THE REPTILE (1966)
The stunning Jacqueline Pearce, fresh from RADA, gives standout performances in both of these Hammer favourites.
FILMED back-to-back, and utilising much of the same production crew and sets, THE PLAGUE OF THE ZOMBIES and THE REPTILE were both directed by John Gilling. Each picture portrays an anti-colonial stance, and Hammer’s renowned class dynamic (that is, treading a noble path between the ignorance of the working class, bound by fear and superstition, and the unfettered power craving of the upper class). But the notion of the aristocracy as carriers of infection is crystallised in these two releases. Using the same basic story conceit as the Bela Lugosi favourite WHITE ZOMBIE, THE PLAGUE OF THE ZOMBIES belongs to the list of genuine classics in the studio’s back catalogue. Here, Sir James Forbes (Andre Morell), Professor of Medicine at London University, receives a letter from former pupil Dr Peter Tompson (Brook Williams). Now practising in Cornwall, Tompson tells of a mysterious malady which has overrun his village. The rash of deaths in the district, of which Tompson’s wife Alice (Jacqueline Pearce) is one of the latest victims, is ultimately traced to local Squire Clive Hamilton (John Carson). After returning from Haiti, Hamilton has become a black magician, using voodoo to reactivate the dead to staff his inherited, reopened tin mine.
Maximising its desolate setting, THE PLAGUE OF THE ZOMBIES is a model of economy and invention. The rural English setting, far from the usual Central European milieu, allows Gilling to use the pre-existing class structure to frightening effect; a film in which an aristocrat murders his lowly subjects in order to put them to work in daddy’s tin mine, unpaid as well as undead, would appear to operate on levels deeper than that of schlock horror. Indeed, the zombies' appearance, dressed in ragged brown robes, even suggests a link with medieval peasantry. The director shows sensitivity to Christian themes that characterised Terence Fisher’s work for Hammer; the Squire's enterprise is an immoral subversion of the Christ-story, and Tompson's recollection of his dream - "I dreamed I saw the dead rise; all the graves in the churchyard opened, and the dead came out" - is an allusion to Matthew 27:52-53. The great strength of the film, however, are the three performances from Morell, Pearce and Carson. Morell projects a moral bedrock that is necessary to carry the picture, expertly combining unflappable suavity with a deeply felt moral outrage. Pearce’s account of the living but ailing Alice is one of the most delicate performances in any horror film, and her all-too-brief reincarnation is one of the most terrifying. And Carson’s persona, a cool magnetism mixed with chilling repugnance, inevitably invites comparison to Christopher Lee.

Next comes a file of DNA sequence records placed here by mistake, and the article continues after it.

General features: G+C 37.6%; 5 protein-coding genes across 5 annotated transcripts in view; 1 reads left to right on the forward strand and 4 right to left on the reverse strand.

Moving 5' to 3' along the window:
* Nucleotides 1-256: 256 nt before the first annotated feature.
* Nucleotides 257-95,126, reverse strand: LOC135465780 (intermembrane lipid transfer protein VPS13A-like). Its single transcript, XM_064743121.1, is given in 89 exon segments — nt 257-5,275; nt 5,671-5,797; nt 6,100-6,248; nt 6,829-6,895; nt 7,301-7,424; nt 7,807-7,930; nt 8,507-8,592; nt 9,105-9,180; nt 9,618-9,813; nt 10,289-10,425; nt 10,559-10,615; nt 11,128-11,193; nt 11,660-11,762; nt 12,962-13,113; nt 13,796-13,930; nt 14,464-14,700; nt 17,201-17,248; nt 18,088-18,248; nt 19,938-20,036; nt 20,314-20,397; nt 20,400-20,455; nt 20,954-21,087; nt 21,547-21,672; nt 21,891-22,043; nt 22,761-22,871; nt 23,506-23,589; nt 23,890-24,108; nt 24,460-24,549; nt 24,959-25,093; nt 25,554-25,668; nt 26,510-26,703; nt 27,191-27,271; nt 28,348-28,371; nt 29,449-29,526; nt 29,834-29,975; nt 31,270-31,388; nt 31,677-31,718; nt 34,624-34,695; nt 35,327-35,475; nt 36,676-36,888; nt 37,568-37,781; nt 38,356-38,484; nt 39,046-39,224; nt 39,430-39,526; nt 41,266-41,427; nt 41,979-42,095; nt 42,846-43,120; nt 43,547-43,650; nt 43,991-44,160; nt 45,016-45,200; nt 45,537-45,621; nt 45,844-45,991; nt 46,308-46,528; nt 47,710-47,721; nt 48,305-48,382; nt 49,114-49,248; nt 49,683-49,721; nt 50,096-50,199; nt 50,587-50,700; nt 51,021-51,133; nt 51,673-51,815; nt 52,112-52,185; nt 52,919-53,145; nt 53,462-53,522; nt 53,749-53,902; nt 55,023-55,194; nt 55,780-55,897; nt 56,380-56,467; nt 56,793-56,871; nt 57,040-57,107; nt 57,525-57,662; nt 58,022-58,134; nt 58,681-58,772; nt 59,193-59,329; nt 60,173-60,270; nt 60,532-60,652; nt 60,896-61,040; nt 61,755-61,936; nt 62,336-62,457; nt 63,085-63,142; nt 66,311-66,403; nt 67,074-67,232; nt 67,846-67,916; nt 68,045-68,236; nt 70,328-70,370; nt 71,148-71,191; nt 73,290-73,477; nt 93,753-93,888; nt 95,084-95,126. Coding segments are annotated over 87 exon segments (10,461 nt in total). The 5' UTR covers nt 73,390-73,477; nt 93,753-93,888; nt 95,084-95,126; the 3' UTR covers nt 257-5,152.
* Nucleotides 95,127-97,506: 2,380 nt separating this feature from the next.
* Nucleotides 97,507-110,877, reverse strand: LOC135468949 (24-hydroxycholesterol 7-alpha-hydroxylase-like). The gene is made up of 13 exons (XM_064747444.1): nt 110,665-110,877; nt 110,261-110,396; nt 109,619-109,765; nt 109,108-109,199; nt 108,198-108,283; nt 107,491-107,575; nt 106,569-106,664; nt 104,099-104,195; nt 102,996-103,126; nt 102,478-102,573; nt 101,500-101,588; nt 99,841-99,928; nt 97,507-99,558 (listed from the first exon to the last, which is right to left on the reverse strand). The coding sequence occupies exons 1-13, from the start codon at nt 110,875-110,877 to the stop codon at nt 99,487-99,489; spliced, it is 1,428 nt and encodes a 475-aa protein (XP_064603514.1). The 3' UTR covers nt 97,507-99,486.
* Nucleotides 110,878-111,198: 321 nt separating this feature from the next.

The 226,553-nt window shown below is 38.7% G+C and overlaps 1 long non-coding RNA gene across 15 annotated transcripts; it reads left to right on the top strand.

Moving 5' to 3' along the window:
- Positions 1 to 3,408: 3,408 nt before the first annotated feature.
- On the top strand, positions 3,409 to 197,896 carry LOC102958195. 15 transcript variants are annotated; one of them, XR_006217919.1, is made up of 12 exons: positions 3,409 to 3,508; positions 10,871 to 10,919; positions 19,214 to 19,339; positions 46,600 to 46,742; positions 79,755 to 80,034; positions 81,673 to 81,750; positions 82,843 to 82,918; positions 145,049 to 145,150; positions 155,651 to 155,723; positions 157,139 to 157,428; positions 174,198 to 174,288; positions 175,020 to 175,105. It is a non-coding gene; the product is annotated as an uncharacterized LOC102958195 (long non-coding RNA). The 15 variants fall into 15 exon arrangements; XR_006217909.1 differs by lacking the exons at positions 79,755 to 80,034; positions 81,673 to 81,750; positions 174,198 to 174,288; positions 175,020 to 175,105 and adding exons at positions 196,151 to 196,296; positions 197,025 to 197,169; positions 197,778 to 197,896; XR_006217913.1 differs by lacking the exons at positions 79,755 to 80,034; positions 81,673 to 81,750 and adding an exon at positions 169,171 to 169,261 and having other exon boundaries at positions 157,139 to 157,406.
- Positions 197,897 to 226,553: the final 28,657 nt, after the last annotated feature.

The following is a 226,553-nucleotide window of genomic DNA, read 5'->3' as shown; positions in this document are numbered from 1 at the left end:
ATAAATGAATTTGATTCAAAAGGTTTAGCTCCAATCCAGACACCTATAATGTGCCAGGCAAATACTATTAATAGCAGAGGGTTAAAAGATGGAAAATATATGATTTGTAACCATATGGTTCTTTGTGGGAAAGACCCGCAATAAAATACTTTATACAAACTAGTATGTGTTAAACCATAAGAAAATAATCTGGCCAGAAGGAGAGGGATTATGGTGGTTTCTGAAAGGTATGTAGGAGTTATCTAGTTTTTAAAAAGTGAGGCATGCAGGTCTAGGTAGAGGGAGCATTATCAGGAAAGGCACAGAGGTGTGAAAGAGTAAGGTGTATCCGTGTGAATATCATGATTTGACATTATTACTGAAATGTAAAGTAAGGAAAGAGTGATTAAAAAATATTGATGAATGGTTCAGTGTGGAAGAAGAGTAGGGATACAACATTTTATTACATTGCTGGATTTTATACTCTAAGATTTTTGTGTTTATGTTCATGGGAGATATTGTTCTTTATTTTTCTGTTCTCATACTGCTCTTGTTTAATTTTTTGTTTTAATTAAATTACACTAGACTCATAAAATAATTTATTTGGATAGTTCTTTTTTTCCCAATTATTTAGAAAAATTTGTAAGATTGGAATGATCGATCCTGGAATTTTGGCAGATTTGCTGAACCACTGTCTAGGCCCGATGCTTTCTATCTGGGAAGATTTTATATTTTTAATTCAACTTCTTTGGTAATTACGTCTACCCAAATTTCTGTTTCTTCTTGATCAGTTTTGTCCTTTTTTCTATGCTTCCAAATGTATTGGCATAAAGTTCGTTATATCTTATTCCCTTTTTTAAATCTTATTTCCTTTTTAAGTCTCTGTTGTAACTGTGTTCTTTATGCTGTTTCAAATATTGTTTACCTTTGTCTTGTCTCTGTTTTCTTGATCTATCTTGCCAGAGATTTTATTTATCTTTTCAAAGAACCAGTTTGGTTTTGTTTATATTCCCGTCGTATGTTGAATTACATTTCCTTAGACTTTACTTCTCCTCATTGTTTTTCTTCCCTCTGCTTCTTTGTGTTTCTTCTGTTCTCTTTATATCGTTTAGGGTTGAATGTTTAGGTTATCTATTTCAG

THE PLAGUE OF THE ZOMBIES’ lumbering ghouls preceded NIGHT OF THE LIVING DEAD by two years. Squire Hamilton’s dilapidated characters opened the way for the armies of increasingly malevolent living dead that flowed in their wake; the first zombie appearance on the nocturnal hillside, together with the celebrated nightmare sequence - in which the undead dig their way out of the ground and advance with outstretched hands - are both highly influential.
THE REPTILE - scripted by Anthony Hinds - opens with a lengthy pre-credits sequence, in which a young Cornish landowner is lured across a moor by exotic music, only to be bitten to death by a lethally poisonous assailant. His property is inherited by his brother, Harry Spaulding (Ray Barrett), who learns that he died of causes described by locals as "The Black Death", symptoms of which are identical to those bitten by a King Cobra. In fact, neighbouring theologist Dr Franklyn (Noel Willman)’s daughter Anna (Jacqueline Pearce) has been cursed by the Snake People of Borneo, to transform into a half-human snake creature as punishment for her father’s professional exposure of their religious cult.
Slower and more stately than THE PLAGUE OF THE ZOMBIES, THE REPTILE nonetheless is rich in atmosphere, and its carefully orchestrated tension belie its support feature status. Pearce, in another splendidly intense performance, makes for a fascinatingly sympathetic character, despite her clumsy – but oddly endearing – transformation make-up. The actress transcends the papier mache face mask by investing the Reptile with a sinuous grace, encased in a black gown of watered silk and a pony tail slithering incongruously down her back. Appearing as if to have strayed into the lurid landscape of Hammer Horror, Franklyn is more suited to M. R. James’ stories in which antiquarian scholars pay a terrible price for their academic zeal. The theologist’s Malay manservant (Marne Maitland) seems like the conventionally negative ‘Yellow Peril’ figure, but it is worth pointing out that though the evil in the film originates in the East, it only chooses to infiltrate England thanks to the blundering presumptions of a Westerner. Unlike Squire Hamilton, Franklyn hardly seems a villain at all, but both characters are tainted by their exposure to other cultures; as these two releases appear to illustrate, time spent in a foreign country invariably corrupts an Englishman's soul.